Western Kansas is pretty dry. Irrigation, using water from the Ogallala Aquifer, makes it possible for farmers to grow bumper crops of wheat, corn, and soybeans out there. Some of this crop will go into tortillas, tofu, or bread; but a lot of it will be burned for fuel in the form of ethanol or biodiesel. In fact, some folks even heat their houses in the winter with corn-burning stoves. A whole lot of the grain will also go to feed cattle.
A year ago we spent some time in Hugeton, in the far southwestern corner of the state. We had a great time and met some lovely people there. The land is flat and you can see forever. You can almost see the nearest big city, which is Amarillo, Texas.
They have some magnificent sunsets in Hugeton. The farmer who hosted Sonja and me described the time he had spent in Chatanoogo working in his first job after college. He said “the hills and trees are nice, but you can’t see anything.”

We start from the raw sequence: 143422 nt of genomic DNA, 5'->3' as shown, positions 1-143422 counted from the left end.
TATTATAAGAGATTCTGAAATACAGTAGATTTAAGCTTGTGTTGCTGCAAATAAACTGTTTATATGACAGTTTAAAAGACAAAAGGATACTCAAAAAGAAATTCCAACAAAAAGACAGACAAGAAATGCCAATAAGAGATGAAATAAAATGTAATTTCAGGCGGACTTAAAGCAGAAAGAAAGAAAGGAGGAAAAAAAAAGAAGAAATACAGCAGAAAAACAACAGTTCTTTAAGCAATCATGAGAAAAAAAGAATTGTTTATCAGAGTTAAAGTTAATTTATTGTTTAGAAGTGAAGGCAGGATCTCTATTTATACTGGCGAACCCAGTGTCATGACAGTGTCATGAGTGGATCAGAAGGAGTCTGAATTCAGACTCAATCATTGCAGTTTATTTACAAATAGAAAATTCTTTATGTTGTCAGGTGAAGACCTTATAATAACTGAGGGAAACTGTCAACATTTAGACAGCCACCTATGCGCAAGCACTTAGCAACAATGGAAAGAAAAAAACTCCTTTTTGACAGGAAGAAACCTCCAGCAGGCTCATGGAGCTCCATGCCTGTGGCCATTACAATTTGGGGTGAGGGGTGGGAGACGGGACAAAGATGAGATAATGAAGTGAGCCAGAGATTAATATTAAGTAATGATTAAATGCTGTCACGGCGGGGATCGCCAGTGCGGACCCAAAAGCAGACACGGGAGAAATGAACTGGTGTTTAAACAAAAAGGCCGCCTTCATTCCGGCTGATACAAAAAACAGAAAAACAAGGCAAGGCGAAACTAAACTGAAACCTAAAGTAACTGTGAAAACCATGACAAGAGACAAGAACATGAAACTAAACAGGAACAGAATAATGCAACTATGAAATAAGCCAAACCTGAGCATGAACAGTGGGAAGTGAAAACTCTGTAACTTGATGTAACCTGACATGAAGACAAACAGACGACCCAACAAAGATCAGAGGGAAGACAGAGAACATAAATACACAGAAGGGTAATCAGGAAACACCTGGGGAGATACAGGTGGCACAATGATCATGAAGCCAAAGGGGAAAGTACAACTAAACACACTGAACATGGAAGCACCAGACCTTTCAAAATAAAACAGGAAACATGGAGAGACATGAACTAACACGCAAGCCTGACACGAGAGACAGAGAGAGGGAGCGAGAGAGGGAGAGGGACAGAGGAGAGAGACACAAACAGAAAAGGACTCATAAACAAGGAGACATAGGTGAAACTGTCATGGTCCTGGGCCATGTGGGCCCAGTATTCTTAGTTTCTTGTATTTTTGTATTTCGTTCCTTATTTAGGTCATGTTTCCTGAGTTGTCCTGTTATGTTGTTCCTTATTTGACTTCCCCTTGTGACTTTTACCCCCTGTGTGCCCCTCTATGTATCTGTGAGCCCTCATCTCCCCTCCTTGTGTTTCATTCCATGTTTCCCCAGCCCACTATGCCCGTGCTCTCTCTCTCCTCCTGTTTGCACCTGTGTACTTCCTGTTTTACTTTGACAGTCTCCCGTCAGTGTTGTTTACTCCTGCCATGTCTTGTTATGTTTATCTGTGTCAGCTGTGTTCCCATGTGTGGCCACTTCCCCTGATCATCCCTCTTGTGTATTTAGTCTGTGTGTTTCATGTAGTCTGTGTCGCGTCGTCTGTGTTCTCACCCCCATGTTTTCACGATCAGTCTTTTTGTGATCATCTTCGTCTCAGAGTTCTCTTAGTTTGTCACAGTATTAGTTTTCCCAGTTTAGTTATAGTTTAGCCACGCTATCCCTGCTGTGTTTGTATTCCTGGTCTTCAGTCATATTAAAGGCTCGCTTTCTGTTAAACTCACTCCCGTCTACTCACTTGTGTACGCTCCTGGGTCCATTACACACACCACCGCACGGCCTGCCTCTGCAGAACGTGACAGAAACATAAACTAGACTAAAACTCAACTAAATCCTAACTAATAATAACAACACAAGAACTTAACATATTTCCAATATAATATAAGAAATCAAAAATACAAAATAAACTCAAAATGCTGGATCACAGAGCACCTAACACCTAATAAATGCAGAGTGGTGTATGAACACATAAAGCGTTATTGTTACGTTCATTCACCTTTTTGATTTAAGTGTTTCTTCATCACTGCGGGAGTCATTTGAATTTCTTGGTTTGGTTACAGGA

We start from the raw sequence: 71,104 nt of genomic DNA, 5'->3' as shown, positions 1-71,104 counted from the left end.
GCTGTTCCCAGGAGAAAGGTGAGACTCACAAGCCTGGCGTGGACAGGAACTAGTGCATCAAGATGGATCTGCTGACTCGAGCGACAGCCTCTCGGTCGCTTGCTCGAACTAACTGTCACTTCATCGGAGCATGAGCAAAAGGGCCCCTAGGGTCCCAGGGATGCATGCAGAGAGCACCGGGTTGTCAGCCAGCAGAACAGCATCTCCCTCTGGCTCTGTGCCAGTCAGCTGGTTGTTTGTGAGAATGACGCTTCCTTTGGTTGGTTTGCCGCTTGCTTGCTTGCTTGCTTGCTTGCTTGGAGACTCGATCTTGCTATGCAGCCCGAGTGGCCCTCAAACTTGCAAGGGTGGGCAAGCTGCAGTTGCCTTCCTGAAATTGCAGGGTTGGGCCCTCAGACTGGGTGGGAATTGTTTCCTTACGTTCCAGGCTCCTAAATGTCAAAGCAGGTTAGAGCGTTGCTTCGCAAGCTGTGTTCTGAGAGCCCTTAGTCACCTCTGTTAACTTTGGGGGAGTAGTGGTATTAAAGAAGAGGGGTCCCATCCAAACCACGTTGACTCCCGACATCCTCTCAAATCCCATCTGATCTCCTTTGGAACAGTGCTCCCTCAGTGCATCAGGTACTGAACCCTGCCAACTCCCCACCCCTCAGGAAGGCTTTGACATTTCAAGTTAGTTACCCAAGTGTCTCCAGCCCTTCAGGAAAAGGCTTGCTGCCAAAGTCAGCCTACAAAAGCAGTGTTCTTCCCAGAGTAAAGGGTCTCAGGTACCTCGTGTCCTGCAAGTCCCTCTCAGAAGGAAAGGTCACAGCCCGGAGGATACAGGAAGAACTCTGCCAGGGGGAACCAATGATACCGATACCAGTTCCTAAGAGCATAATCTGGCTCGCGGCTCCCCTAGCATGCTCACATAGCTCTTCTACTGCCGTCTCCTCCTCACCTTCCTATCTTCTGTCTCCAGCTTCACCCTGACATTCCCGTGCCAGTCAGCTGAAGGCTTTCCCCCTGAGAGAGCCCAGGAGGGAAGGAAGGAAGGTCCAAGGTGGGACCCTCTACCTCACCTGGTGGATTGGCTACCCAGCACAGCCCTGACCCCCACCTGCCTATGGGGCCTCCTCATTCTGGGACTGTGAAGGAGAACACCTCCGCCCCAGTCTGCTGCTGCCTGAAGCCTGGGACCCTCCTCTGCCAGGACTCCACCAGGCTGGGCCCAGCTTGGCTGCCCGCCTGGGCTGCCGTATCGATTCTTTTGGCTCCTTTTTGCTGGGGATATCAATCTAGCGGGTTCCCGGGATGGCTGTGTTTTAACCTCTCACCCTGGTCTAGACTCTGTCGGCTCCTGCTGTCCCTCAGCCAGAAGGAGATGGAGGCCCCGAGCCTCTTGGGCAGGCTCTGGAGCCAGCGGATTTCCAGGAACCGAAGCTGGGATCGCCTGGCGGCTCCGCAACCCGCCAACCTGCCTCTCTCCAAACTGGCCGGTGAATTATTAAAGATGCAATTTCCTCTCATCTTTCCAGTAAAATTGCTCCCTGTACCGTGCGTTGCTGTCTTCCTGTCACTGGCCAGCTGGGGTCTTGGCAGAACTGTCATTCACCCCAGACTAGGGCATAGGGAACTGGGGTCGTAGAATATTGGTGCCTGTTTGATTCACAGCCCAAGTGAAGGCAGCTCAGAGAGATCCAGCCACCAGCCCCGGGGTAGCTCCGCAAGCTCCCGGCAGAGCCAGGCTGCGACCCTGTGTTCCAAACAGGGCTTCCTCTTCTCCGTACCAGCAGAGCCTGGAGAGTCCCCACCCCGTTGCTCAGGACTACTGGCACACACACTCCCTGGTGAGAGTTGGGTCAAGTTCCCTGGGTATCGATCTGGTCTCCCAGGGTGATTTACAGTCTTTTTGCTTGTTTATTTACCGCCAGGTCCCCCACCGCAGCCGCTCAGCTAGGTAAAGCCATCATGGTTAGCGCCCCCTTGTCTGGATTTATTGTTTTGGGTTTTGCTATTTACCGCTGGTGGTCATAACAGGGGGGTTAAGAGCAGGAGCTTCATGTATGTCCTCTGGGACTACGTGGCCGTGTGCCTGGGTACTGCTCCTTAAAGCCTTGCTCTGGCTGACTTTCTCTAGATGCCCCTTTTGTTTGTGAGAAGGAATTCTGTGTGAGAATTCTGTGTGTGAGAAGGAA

Hugeton has Bultman’s hardware store, but when folks want to go to Wal-Mart, they drive to Liberal. I had planned to visit Liberal but didn’t get around to it. I was curious about the name and asked some Hugeton residents. They said when the area was first being settled, there was a man who had a good well and offered free water to any thirsty passerby. The common response was, “mighty liberal of you.” Liberal meant generous in those days. It was a good thing to be generous.
Our friend Alex has been working in Liberal as a pipe fitter. I told him I like it out there. He said, “I don’t.” When I asked why, he said it stinks because of all the feedlots and the strong winds constantly blow sand in your face. Evidently Hugeton is just out of range of the feedlots.
Our daughters recently drove through the southwestern corner of Kansas and the area where Kansas, Oklahoma, Texas, and New Mexico nearly meet.
(Go to Part II)